I worked for a trainer in his 70's whose biggest challenge to me (and others) was to get every horse ridable by the client. He said you can be a great rider, start colts, show and win. But, if other people can't ride the horse, then you are not a trainer...just a great rider.

He was a very tough old bird to work for and never minced words. :) I learned a ton from him.

I found it an interesting concept and because I was required to do so (in this apprenticeship) I've started coming up with ways to make the horse more ridable for the owner. It has been interesting to say the least!

I put a TON of different kinds of stops on horses, depending on the owner.

Holey hell I ran out of room!

EveryoneThinksThey'reGoodDrivers said...

Continuing on...

This same trainer also had a real hate for the word "whoa."

Okay, I don't hate it. I think a horse should have that put on, if only because the rest of the world expects it and to some, a horse isn't broke unless it knows that word.

Working for said trainer, I learned another way to start colts with less time on the ground and more time in the saddle that actually didn't take away from the learning of the horse and actually moved a horse along quicker. I really like this way and I use it whenever possible.

I know a guy that is so good at this method, he can be up and riding anything in three days or less - once again, not taking away from the learning or mental/physical soundness of the horse and also not putting himself in above average harms way. And I mean ANYTHING - I have seen some very interesting horses come through his roundpen. In fact that is what sold me on the method.

I'm not that good. I'll take more time, some horses I can't do that method purely.

I am a slower starter of horses that would like to speed up but not wreck anything in the process.

Some say 30 days of groundwork is acceptable, the guy I worked for would have fired me for taking that long.

So, actually no, I do not teach whoa from the ground, usually. And yeah it's not because I don't believe in it and I certainly won't say I'll never do it again.

I usually add the word "whoa" after our stop has really refined. And the last thing I put on a horse is neck reining.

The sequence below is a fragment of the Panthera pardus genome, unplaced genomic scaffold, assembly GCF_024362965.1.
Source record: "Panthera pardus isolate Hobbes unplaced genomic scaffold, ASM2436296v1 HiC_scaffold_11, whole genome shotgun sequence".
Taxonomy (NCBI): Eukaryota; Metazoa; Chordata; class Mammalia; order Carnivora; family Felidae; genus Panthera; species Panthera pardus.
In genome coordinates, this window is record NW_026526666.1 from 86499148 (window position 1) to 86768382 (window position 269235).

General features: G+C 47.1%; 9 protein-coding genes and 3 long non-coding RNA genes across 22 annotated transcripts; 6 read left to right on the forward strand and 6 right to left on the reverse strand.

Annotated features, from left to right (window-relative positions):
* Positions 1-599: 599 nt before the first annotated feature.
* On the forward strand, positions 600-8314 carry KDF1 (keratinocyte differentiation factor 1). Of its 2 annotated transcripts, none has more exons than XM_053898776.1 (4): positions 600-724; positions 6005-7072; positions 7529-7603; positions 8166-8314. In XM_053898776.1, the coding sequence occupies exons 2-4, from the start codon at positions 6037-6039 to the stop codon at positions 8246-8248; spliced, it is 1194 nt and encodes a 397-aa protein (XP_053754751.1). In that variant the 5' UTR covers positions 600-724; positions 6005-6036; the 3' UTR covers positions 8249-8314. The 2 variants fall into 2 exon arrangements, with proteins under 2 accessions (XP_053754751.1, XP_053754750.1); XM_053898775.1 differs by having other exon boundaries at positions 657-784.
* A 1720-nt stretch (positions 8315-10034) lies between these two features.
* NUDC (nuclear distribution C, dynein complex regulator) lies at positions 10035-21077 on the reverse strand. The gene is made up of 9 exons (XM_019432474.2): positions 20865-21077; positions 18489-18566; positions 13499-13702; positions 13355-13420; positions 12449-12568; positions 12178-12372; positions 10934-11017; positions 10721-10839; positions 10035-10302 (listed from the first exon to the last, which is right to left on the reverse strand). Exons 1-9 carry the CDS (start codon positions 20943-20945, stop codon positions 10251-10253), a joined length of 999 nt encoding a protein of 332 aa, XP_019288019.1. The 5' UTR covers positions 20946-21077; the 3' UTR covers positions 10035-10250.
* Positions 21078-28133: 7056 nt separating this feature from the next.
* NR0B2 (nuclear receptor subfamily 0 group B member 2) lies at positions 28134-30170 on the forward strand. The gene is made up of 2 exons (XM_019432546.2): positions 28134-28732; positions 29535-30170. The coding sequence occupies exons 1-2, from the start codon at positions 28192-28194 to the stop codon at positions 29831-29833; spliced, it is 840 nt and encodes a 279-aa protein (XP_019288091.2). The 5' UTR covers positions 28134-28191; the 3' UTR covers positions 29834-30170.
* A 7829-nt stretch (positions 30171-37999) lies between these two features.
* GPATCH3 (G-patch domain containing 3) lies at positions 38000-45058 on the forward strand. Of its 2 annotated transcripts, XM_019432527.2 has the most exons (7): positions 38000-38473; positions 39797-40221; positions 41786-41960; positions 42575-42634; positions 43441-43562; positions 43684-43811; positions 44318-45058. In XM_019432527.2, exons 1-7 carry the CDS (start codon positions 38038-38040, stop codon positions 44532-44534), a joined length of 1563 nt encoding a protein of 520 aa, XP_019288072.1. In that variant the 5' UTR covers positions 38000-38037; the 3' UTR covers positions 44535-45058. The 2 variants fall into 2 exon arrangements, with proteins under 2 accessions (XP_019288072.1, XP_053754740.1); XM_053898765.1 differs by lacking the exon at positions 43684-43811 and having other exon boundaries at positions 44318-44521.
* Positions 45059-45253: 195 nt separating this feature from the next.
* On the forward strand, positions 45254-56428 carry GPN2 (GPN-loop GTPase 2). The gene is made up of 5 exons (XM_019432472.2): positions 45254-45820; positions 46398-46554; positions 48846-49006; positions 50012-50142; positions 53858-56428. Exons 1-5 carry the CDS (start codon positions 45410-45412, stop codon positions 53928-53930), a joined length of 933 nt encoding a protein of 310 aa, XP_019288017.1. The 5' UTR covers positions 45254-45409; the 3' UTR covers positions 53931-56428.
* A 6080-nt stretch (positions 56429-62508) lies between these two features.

JR I hope I don't sound argumentative either, because one of my favorite things to do is talk horse training theories. I find it fascinating and I like to hear others experiences and opinions.

Except if someone wants to start talking Parelli because I do not have time to argue with that dirty rotten magician selling his cheap gadgets to good unsuspecting people who are just looking for help.

After Parelli, I can't stand the Aussie either.

EveryoneThinksThey'reGoodDrivers said...

CnJ said
"Redsmom- really the word doesn't matter, its what you 'condition' the horse to as it's meaning."

Conditioned response - Oh I absolutely agree with this. I wish more people understood and stuck with this concept.

I use it to taylor some other kinds of stops for the customer.

Like teaching them stop when I lean off to one side or the other (for people with too much green horse and not enough skill to ride it). It is annoying at first but it teaches a person to stay squared in the saddle the easy way (stopping more than they'd like) vs the hard way (losing control and biffing it).

I have another client who has epilepsy. I mimicked the seizure as a cue to stop. The horse has actually gotten so good, it senses when she is about to seize and stops before it starts.

They are amazing animals to say the least.

CharlesCityCat said...

ETTGD:

That is really amazing about teaching the horse to stop for the lady with seizures.

horspoor said...

A couple years ago, one of my beginner students was riding Cami. Student is a very kind woman, not particularly brave. We were in the roundpen. She was trying to get a more forward movement out of Cami (not exactly the epitome of ambitious and forward).

Well, the student would give her a little squeeze...Cami would engage nicely forward and round...and the woman when she felt the 'carrying forward quality' would feel a little startled and say "OH!" Cami would halt. I'd tell her, "Okay ask her again...just sit quietly and send her." The woman would...and "Oh!" Cami would halt.

This went on to the point that it looked like a new driver popping the clutch when learning to drive a stick shift. I of course,being the epitome of the absolute professional, am dying laughing. Thank goodness the woman saw the humor in it, and was also laughing.

It was pretty funny. The woman (a teacher said, "Okay, no 4th vowel sounds. I have to remember this."